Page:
For most people about to make a lifelong commit to someone, splitting up is the last thing on their mind. Unfortunately, not all marriages last. According to the American Psychological Association, 40 to 50 percent of marriages in the U.S. end in divorce.
Planning for the possibility of divorce does not mean you think it will happen. Deciding to get a prenuptial or premarital agreement only means you and your finance want to prevent issues down the road. It also gives you and your partner time to discuss important financial matters before any arguments arise. One of the most common reasons couples divorce is over disagreements about money. Having a prenuptial agreement could prevent potential problems.
If you are considering a prenuptial agreement, here is a list of items that could be addressed with this document.
- Who owns what property and how property will be divided if you split up
- Whether alimony will be awarded
- Who benefits from life insurance policies
- Who is responsible for debts related to school loans, mortgages, and credit debt
- Other personal rights, as long these do not violate decisions that are based on public policy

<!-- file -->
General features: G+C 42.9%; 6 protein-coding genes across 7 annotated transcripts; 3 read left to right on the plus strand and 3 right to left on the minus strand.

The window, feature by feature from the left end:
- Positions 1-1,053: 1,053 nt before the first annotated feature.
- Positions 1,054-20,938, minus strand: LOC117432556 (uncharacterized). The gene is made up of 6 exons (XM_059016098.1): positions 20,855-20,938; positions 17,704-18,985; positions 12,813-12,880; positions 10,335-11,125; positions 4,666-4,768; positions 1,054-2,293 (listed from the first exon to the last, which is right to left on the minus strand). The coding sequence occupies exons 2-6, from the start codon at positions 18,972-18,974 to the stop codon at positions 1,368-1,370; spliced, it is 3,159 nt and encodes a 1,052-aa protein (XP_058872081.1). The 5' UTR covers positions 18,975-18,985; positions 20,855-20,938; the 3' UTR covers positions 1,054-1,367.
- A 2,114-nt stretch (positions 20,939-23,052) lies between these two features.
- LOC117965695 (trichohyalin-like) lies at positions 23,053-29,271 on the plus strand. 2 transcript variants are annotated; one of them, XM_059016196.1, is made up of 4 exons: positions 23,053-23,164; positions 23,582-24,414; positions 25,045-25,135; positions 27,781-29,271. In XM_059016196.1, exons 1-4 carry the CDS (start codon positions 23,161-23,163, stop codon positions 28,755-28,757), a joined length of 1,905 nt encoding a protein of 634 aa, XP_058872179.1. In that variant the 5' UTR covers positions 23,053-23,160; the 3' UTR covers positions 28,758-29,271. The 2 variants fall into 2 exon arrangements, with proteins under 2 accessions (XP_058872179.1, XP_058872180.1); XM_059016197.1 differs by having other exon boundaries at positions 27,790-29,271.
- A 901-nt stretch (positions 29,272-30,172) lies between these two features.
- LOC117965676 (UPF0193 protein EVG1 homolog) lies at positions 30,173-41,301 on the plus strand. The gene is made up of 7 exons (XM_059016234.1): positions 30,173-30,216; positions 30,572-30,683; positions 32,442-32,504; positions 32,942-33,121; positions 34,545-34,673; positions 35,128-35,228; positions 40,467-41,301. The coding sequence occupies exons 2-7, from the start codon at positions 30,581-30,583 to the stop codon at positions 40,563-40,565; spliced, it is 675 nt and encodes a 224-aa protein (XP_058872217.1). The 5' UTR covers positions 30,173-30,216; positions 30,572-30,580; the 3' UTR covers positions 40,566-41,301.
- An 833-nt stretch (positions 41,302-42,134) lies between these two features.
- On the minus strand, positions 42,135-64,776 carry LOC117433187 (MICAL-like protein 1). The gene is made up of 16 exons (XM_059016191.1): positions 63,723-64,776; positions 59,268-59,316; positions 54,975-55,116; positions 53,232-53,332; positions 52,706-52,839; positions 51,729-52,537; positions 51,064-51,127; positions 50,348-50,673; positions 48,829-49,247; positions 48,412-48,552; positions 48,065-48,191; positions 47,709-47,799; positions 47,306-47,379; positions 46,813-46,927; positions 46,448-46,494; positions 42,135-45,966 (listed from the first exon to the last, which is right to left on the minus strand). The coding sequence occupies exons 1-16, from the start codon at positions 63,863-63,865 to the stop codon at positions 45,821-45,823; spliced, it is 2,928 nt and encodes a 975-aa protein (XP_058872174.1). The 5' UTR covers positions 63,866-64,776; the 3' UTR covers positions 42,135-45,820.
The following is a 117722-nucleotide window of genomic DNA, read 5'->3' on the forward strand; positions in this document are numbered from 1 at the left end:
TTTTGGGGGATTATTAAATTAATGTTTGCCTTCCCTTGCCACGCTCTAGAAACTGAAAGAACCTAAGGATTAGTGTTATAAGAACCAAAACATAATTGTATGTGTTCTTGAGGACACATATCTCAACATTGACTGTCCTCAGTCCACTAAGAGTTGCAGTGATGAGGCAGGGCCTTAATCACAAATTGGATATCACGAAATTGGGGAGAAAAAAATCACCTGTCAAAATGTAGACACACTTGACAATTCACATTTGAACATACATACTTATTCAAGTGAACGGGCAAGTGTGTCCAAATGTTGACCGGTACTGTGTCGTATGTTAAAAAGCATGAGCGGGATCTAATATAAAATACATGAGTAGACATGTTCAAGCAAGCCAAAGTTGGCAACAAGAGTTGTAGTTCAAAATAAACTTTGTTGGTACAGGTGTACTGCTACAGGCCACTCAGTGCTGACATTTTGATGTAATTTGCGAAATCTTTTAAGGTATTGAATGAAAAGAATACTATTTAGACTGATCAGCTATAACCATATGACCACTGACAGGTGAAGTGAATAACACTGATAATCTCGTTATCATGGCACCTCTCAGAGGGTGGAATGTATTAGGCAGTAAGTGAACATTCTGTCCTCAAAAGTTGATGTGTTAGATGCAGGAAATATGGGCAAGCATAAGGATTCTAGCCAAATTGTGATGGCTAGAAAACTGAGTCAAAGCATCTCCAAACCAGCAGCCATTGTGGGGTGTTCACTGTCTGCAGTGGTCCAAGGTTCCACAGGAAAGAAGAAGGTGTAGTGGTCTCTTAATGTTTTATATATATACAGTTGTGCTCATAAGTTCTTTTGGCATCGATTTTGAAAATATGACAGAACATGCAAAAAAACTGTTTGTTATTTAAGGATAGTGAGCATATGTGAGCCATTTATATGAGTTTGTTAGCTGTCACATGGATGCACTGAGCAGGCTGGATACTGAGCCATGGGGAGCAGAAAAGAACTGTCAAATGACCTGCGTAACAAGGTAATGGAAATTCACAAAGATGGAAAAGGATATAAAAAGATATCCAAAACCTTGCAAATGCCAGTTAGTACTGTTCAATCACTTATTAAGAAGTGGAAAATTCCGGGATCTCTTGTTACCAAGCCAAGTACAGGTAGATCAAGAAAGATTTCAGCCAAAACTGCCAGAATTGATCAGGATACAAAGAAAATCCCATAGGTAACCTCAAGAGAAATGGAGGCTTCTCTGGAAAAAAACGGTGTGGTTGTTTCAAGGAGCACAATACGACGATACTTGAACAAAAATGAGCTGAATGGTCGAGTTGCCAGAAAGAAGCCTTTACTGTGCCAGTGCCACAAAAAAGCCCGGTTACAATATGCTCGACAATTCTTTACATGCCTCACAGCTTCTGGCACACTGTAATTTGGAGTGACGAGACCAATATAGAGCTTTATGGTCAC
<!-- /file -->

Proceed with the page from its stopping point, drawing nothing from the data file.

Issues of public policy include child support and custody agreements. Since the court awards custody based on what is best for the children, this is not something that can be planned out ahead. You or your spouse may develop issues that prevent you from providing the care your children need. For example, awarding custody to a parent suffering from a debilitating illness may not be in the best interests of your children.
The downside to creating a prenuptial agreement is you and your future spouse may not agree about the need for one. If you are not ready to make the decision, you might be able to pursue a post-marital agreement after you are married. These documents can address most of the same issues as a prenuptial agreement.
In New Jersey, the prenuptial agreement must be written, signed by both partners, and include a statement of both parties’ assets. The statement of assets ensures both spouses are honest about all their financial information. If some assets or obligations are not disclosed, this could invalidate the agreement. To protect yourselves, you and your spouse may both want to contact an attorney. A family law attorney can help ensure your best interests are represented.